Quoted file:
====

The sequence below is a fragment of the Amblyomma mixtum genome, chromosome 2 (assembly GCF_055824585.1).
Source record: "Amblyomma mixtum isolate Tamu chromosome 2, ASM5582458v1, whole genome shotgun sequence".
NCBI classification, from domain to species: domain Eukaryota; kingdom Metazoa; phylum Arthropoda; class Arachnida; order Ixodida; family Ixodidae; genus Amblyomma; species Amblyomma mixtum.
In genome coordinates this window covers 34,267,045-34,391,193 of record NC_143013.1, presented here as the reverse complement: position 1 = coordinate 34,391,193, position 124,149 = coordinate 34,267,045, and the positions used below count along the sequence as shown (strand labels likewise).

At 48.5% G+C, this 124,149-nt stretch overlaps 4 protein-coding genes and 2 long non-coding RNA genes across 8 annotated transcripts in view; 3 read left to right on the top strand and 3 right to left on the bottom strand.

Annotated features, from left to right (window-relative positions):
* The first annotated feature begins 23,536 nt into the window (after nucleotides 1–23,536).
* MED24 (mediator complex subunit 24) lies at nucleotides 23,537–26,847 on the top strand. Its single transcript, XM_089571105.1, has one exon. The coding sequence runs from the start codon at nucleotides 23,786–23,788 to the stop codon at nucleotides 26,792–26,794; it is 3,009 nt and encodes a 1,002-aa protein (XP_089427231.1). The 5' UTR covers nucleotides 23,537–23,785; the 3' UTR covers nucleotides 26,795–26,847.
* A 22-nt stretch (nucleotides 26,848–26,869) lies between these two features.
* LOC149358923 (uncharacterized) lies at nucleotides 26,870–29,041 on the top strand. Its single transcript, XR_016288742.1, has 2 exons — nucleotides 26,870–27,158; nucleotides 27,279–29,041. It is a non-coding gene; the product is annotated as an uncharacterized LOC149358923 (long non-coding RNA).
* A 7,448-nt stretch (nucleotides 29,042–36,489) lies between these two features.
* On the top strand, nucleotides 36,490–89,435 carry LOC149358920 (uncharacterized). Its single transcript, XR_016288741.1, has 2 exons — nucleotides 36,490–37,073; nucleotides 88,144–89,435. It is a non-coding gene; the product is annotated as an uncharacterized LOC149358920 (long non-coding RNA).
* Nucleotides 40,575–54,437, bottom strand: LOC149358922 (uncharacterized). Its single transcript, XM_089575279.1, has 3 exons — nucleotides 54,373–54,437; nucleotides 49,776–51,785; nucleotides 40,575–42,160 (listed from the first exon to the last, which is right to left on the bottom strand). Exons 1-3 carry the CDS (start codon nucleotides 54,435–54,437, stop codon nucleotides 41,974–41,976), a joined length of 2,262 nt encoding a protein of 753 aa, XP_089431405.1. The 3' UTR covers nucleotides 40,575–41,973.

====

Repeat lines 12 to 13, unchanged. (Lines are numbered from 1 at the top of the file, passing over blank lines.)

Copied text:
* On the top strand, nucleotides 36,490–89,435 carry LOC149358920 (uncharacterized). Its single transcript, XR_016288741.1, has 2 exons — nucleotides 36,490–37,073; nucleotides 88,144–89,435. It is a non-coding gene; the product is annotated as an uncharacterized LOC149358920 (long non-coding RNA).
* Nucleotides 40,575–54,437, bottom strand: LOC149358922 (uncharacterized). Its single transcript, XM_089575279.1, has 3 exons — nucleotides 54,373–54,437; nucleotides 49,776–51,785; nucleotides 40,575–42,160 (listed from the first exon to the last, which is right to left on the bottom strand). Exons 1-3 carry the CDS (start codon nucleotides 54,435–54,437, stop codon nucleotides 41,974–41,976), a joined length of 2,262 nt encoding a protein of 753 aa, XP_089431405.1. The 3' UTR covers nucleotides 40,575–41,973.